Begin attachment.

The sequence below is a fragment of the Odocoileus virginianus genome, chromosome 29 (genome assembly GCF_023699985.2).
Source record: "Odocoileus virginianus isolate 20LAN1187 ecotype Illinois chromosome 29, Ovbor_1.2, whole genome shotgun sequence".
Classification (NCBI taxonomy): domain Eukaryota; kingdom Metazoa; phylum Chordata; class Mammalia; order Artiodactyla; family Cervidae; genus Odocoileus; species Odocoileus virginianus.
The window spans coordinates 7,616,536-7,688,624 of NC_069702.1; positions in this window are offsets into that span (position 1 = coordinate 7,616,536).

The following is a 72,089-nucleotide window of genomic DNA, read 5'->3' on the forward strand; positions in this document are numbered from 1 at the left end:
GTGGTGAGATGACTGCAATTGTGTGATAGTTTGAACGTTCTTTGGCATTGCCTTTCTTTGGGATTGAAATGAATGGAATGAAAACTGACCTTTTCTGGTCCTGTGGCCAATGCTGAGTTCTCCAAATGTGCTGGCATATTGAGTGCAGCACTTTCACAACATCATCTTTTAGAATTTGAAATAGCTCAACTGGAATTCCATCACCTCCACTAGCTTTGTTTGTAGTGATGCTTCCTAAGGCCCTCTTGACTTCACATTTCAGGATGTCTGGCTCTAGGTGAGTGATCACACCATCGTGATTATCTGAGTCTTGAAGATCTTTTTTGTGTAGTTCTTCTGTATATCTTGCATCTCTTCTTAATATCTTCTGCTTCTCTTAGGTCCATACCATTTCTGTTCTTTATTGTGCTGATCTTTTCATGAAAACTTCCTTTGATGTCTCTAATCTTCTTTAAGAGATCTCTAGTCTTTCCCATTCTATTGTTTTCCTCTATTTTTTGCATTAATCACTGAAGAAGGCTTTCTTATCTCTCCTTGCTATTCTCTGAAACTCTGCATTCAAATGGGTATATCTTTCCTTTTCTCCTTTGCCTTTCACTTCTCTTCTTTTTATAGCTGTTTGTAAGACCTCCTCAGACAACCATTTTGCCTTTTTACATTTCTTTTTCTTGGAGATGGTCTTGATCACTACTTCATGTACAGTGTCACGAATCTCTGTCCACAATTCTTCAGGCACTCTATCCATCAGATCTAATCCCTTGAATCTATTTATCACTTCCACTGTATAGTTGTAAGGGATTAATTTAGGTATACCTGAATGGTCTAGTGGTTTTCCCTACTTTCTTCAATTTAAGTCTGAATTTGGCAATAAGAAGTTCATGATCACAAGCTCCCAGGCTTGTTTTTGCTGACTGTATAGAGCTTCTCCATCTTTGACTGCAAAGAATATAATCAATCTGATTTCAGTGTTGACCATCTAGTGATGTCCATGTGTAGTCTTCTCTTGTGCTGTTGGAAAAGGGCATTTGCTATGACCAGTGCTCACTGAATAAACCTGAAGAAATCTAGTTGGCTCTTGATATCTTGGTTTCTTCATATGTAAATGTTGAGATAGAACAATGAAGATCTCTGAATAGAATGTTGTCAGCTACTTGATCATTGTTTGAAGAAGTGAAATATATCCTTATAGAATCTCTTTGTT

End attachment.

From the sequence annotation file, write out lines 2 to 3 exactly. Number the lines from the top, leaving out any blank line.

Source record: "Odocoileus virginianus isolate 20LAN1187 ecotype Illinois chromosome 29, Ovbor_1.2, whole genome shotgun sequence".
Classification (NCBI taxonomy): domain Eukaryota; kingdom Metazoa; phylum Chordata; class Mammalia; order Artiodactyla; family Cervidae; genus Odocoileus; species Odocoileus virginianus.